George (Oldenburg) Fredericksen
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Jørgen (Oldenburg) Fredericksen (1653 - 1708)

Jørgen (George) "Prins af Danmark, Duke of Cumberland" Fredericksen formerly Oldenburg
Born in København, Denmarkmap
Ancestors ancestors
Husband of — married 28 Jul 1683 in Chapel Royal, St James's Palace, Westminster, Middlesex, Englandmap
Died at age 55 in Kensington Palace, London, Englandmap
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Profile last modified | Created 29 Nov 2008
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Jørgen and wife Anna produced 17 pregnancies, most of which did not bring about issue:

1 Stillborn daughter 12 May 1684[89]
2 Mary 2 June 1685 8 February 1687[90]
3 Anne Sophia 12 May 1686 2 February 1687[91]
4 Miscarriage 21 January 1687[92]
5 Stillborn son 22 October 1687[93]
6 Miscarriage 16 April 1688[94]
7 William, Duke of Gloucester 24 July 1689 30 July 1700[95]
8 Mary 14 October 1690[96]
9 George 17 April 1692[97]
10 Stillborn daughter 23 March 1693[98]
11 Stillborn child 21 January 1694[b]
12 Miscarried daughter[102] 17[103] or 18[104] February 1696
13 Miscarriage 20 September 1696[c]
14 Miscarriage 25 March 1697[108]
15 Miscarriage early December 1697[109][d]
16 Stillborn son 15 September 1698[112]
17 Stillborn son 24 January 1700[113]

Prince George of Denmark and Norway, Duke of Cumberland (Danish: Jørgen; 2 April 1653 – 28 October 1708), was the husband of Queen Anne, who reigned over Great Britain from 1702.

His marriage to Anne was arranged in the early 1680s with a view to developing an Anglo-Danish alliance to contain Dutch maritime power. As a result, George was unpopular with his Dutch brother-in-law William of Orange, who was married to Anne's elder sister, Mary. William and Mary became joint monarchs of Britain, with Anne as their heiress presumptive, in 1689 after the "Glorious Revolution" deposed James II and VII, the father of both Anne and Mary.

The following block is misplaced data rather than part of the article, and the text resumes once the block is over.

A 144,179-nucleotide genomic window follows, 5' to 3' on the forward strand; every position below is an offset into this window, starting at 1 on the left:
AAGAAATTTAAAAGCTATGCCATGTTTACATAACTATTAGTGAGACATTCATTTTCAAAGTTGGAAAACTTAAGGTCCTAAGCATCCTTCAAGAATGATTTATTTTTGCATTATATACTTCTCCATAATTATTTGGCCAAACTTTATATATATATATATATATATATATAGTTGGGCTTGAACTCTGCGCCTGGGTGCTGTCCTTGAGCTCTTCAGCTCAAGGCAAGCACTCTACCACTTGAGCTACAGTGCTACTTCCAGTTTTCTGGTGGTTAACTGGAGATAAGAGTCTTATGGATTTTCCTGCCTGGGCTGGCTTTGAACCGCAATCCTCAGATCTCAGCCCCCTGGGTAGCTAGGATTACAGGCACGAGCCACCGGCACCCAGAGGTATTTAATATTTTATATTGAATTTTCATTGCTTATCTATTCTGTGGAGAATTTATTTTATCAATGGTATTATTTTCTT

William excluded George from active military service, and neither George nor Anne wielded any great influence until after the deaths of William and Mary, when Anne became queen. During his wife's reign, George occasionally used his influence in support of his wife, even when privately disagreeing with her views. He had an easy-going manner and little interest in politics; his appointment as Lord High Admiral in 1702 was largely honorary.

By 1700, Anne had been pregnant at least seventeen times; twelve times, she miscarried or gave birth to stillborn children, and two of their five children born alive died within a day.[38] The only one of the couple's children to survive infancy—Prince William, Duke of Gloucester—died in July 1700 at the age of 11. With Gloucester's death, Anne was the only person in the line of succession to the throne, as established by the "Glorious Revolution". To extend the line and secure the Protestant succession, Parliament passed the Act of Settlement 1701, which designated William and Anne's nearest Protestant cousins, the House of Hanover, as the next in line after Anne.[39]


  • In the United States, Prince George County, Maryland and Prince George County, Virginia are named in his honor.


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This week's featured connections are Baseball Legends: George is 30 degrees from Willie Mays, 22 degrees from Ernie Banks, 19 degrees from Ty Cobb, 21 degrees from Bob Feller, 21 degrees from Lou Gehrig, 29 degrees from Josh Gibson, 19 degrees from Joe Jackson, 26 degrees from Ferguson Jenkins, 21 degrees from Mamie Livingston, 18 degrees from Mickey Mantle, 18 degrees from Tris Speaker and 21 degrees from Helen St. Aubin on our single family tree. Login to see how you relate to 33 million family members.